Translation: (With my own eyes I saw three murders. Badal Singh left after keertan at 8 am. The mob surrounded him at Azad market, I'm talking about November 1. He ran into the house of one Amarjeet Singh, and hid there. For an hour the mob could not find him. He came out an hour later. They spotted him. He ran to the terrace of the house. He brought out his kripan to defend himself. Someone grabbed it and stabbed him in the stomach with the kripan. We saw it all from our roof. After the stabbing Badal didn't die immediately.)
Surinder Singh: Te onnu thhalle suteya fer onane. Te thhalle sutt ke o redi hundi hai na koode wali,ode te onnu ladd ke leyaye hai, Gurudware de saamne,assi utton dekh rahe haan sab kuch, te naal hi nachde tapde log aa rahe hai, poore bhangre paunde,jiddaan vyaah shaadiyan da mahaul Honda hai na is tarah hi. Te saamne leya ke gurudware de, te onnu gurudware de saamne leya ke odde gale ch tire paaye hai, tire pehlaan hi otthe aa chukke sann. O jeda Badal singh si na onu jadon leyaye o tadap reha si banda ronda hai na jiddaan. Onaane odey Galey ch tire paaye, te odey uttey thoda jeya mitti ta tel chidkeya te onun aag laa deti, jeenda sadeya oh!
Translation: (They threw his body down from the second floor. Then they loaded it onto a garbage barrow. We were watching from the top. There they started dancing as if it was a wedding. They then brought him in front of the Gurudwara. There they put a tire around his neck, they had tires with them. Badal Singh was screaming and crying in pain but they put the tire around him, sprinkled kerosene and lit the fire. The man was burnt alive .)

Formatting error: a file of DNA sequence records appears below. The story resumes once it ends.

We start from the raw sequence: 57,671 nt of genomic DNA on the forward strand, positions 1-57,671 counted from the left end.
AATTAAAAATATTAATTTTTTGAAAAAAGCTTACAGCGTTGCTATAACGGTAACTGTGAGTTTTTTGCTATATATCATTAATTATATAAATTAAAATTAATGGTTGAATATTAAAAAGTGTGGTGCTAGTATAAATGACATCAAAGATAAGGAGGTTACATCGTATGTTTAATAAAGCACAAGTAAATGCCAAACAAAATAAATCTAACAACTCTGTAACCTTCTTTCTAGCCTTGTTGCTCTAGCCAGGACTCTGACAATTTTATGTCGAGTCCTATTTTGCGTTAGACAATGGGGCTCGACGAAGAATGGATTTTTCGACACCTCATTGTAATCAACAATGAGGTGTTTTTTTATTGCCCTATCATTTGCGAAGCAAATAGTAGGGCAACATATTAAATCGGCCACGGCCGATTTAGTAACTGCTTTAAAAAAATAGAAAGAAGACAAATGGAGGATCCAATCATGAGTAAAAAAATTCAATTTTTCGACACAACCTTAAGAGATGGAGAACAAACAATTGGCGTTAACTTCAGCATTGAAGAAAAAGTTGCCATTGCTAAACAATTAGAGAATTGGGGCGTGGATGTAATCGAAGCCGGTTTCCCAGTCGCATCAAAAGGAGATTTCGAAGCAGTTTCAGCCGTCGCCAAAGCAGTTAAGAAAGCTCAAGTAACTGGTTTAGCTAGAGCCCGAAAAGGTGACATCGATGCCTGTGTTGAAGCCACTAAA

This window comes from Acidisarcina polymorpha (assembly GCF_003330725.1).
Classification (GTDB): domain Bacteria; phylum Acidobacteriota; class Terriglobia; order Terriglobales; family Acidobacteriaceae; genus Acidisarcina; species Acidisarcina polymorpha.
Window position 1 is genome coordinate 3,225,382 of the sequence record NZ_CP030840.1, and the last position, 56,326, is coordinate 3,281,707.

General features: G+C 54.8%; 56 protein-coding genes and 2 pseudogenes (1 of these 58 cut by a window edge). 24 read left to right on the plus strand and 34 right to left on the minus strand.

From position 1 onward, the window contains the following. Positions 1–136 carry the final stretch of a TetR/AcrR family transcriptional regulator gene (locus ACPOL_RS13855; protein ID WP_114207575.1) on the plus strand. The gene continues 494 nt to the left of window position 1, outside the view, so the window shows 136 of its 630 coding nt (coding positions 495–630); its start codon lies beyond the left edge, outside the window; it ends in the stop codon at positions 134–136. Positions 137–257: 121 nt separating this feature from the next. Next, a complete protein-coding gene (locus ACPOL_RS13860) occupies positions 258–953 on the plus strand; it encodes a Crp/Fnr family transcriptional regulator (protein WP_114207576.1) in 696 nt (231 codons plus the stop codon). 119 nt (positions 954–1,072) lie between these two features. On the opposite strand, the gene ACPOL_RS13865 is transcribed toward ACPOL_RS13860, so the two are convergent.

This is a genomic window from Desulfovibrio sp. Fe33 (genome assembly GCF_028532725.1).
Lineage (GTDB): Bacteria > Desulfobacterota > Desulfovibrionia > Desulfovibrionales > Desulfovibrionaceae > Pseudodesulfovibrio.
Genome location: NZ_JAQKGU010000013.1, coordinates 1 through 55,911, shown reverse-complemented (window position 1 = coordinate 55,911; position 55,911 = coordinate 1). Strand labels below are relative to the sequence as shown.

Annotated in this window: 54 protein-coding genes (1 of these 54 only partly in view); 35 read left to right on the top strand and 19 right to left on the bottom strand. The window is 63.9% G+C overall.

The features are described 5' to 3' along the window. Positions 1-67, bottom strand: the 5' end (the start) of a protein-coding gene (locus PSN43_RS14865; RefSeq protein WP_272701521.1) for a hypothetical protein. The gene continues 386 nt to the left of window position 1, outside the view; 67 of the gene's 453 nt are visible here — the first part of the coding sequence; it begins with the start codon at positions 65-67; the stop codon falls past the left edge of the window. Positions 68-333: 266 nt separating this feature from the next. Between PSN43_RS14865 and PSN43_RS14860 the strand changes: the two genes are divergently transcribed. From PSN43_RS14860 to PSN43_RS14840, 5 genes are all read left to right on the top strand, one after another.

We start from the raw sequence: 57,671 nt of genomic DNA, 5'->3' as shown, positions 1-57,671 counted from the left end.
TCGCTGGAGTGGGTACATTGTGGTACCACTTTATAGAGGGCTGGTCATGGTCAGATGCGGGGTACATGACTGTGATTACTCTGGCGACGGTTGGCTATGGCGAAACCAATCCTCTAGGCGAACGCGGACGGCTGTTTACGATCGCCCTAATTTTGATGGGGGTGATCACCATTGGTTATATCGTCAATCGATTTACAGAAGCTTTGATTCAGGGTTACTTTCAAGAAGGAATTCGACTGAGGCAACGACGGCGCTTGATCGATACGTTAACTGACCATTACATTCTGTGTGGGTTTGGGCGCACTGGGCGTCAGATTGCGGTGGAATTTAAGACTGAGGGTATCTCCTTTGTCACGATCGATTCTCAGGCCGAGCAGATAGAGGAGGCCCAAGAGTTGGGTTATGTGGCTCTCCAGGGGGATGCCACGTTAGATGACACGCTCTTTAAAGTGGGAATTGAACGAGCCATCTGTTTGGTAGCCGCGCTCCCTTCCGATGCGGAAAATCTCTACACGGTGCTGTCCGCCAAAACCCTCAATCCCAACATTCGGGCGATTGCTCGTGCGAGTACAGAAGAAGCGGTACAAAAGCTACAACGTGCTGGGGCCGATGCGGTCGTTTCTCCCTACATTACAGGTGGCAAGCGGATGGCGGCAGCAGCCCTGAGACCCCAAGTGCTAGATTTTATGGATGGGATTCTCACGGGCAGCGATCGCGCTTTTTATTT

Surinder Singh: Otton pehlan swere jadon attack hoya si, swere attack hoya 8 baje subah, ye mere naal inspector Thakur Singh si, o oddon Delhi committee de wich service karda si te sarkaar wallon retire ho chukeya si, police de vichchon. Te o raat da aaya hoya si Gurudware 31 tareek nu raat nu, 31 tareek nu hi lokaan na caran saad ditiyan si.. 8 -9 baje main katha kar reha haan te jedey sun rahe si unaadiyan caaran.. O police wala sadde otthe rehnda hi si kyunki odde behen -bhai jedey upar rehnde sann, swere jaddon onane sadde te hamla kitta te o mainu kehen lageya Gyani ji tussi bahar na jao mainu lokaan naal vartan da pata hai, main police vich rehaan te tussi pichhe rehna. Te o agge ho gaye main odey pichhe ho gaya. Uttey khalo ke kehen lageya eethe school khuleya hai Guru Teg Bahadur de naam te, bachchiyan da school hai 12 tak. Kehen lageya ki ethey 1,400 ladkiyan vichchon 1,200 ladki hindu hai, te 200 musalaman ladki hai. Te 60 teacheraan vichchon 50 teacheraan hindu ne te 10 teacheraan sikh dharma diyan ne. O samjha reha si lokaan nu par otthe samajhna kaun chanda si?
Translation: (In the morning, before the attack, at 8 am, Inspector Thakur Singh was with me. He was in our Gurudwara committee since her had retired from the police. He had come to the Gurudwara on the 31st. That night the mobs were already burning cars. In the morning when the attacks started, he (Thakur Singh) said Gyaniji don't go out. I've been in the police, stay behind me. He tried talking to the mob, told them there was a school nearby with Hindus, Sikhs and Muslims in it. But nobody was ready to listen to him.)